Well if you look at the actual passage, Matthew 25:31-46, you'll find that it employs the whole Christ-as-shepherd imagery. If you wanted to dig deeper, you could make connections to Greek mythology, the god Pan, half man & half goat and Satyrs, who often had goatlike features and permanent erections.
hahaha, good point. yeah, i can understand that its difficult to fit snakes+other animals in the story, for the shepherd parable.
(even tho they could still say something like ''be meek and peaceful like the sheep, and avoid being vile and poisonous like the snakes/scorpions/pests that surround them...'')
indeed, the early christians condemned the ''wild'' style of pan, and they definitely hated his goat/human appearance, along with his wild parties and the constant erections.
"I wonder if the originators of a religion built on sin, guilt and repression had a problem with this?" said no one.
The problem with owls, and any nocturnal animals for that matter, was that people believed they purposefully hid from the light (virtue) in the dark (sin). I'm not sure where you get evil crows from, medieval authors even seem to praise them for the same qualities as you, monogamy and longevity.
well, in ancient greek mythology+in roman/norse/celtic mythology, crows are depicted as clever and awesome birds with great qualities...(they are awesome)
however in some religious texts during the witch-hunt/inquisition years, the crows have been labeled as ''evill'', and as ''assistants to witches'' (or, as familiars of witches).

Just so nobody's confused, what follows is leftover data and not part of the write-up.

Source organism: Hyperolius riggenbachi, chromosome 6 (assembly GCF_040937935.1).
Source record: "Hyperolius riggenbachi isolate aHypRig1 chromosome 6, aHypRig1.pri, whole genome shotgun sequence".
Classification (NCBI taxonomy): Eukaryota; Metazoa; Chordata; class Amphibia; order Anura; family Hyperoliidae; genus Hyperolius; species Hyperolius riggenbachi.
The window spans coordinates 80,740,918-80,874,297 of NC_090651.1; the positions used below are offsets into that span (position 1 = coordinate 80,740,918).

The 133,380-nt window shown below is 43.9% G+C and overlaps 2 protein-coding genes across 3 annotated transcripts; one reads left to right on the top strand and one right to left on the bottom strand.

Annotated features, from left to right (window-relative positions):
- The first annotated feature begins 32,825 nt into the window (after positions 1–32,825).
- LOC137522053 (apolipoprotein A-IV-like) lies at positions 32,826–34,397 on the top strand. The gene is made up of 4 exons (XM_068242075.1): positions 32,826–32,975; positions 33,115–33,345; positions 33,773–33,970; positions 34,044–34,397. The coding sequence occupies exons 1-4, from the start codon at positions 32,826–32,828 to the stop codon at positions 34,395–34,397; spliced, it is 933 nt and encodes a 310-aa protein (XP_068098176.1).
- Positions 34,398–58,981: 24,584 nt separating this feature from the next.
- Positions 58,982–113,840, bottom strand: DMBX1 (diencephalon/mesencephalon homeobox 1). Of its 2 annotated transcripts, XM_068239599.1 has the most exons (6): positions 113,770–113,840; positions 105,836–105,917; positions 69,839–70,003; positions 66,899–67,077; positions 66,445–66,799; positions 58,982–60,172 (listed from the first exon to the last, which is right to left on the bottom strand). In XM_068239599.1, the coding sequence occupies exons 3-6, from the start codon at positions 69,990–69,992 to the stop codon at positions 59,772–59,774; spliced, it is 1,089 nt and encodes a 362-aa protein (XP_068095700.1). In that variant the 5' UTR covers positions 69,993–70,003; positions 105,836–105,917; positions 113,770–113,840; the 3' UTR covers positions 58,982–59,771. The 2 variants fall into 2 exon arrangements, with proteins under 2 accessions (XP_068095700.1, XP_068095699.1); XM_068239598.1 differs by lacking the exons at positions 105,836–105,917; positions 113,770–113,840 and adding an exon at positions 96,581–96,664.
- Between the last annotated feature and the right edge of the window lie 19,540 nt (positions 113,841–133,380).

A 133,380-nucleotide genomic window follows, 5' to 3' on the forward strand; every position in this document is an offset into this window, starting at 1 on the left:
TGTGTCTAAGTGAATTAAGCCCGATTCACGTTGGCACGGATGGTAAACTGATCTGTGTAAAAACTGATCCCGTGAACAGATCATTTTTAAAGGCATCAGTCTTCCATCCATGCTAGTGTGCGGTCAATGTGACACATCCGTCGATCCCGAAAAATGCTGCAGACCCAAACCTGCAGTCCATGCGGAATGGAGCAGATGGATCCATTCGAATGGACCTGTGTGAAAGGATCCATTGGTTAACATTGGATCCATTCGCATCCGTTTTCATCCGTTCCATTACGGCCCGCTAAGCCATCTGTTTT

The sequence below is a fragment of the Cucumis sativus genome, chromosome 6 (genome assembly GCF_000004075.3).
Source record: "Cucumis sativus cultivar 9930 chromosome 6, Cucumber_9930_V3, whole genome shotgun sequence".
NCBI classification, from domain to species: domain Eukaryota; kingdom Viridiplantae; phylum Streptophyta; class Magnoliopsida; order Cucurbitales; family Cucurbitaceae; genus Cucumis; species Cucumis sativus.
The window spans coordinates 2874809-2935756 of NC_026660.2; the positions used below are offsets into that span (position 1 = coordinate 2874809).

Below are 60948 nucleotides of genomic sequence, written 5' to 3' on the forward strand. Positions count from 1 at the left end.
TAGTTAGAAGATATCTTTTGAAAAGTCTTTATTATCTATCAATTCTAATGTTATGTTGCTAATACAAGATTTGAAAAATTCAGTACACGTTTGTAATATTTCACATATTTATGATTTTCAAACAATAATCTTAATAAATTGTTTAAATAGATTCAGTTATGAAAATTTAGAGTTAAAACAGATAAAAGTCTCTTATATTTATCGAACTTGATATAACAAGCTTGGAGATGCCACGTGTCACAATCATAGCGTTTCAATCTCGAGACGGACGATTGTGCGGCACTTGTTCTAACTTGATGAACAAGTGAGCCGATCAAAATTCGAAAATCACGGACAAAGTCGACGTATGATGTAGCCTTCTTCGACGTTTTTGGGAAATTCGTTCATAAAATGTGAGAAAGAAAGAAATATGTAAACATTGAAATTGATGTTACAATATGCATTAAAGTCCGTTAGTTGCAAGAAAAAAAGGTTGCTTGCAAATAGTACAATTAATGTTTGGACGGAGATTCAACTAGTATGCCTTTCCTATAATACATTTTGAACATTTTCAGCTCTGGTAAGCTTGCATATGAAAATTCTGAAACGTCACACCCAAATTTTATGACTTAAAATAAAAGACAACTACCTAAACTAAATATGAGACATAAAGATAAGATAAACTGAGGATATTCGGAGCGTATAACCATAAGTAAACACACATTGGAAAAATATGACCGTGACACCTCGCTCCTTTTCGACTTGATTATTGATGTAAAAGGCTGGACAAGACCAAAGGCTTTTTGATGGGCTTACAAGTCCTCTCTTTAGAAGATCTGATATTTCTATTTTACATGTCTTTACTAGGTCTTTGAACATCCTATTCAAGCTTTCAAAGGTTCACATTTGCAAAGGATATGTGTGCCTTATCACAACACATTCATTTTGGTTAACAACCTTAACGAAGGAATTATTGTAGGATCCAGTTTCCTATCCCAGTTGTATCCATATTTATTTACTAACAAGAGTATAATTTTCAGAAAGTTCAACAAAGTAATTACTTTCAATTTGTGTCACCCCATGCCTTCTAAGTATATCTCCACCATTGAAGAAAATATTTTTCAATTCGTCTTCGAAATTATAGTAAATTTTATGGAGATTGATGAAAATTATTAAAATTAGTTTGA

i guess they were saying those things because crows were dark, and church often associated dark birds as ''evil''.
if we also count that crows were eating from corpses, (aka they were scavengers), and the fact that many simple people often called them ''the messengers of death''/a bad omen in folklore, so i guess thats why the church labeled them as evil.
(mostly during the witch-hunt/inquisition years).
but yeah, crows are awesome, and they have been labeled as great animals in (almost) every mythology.
crows are clever, loyal(to their mates) and they live for a very long time.
in fact, there is a term in greek, ''korakozoitos'', which was a remark/wish for someone to ''live as many years as a crow'', which is what the term actually means. (in its etymology)
i believe that its worth mentioning that, in some parts of the bible, god sends a crow to bring food to prophet elias, while crows protected the dead body of st vincent of saragosa, so that scavengers wouldnt eat it...
damn, duuuude, that owl has done some mischief and he knows it!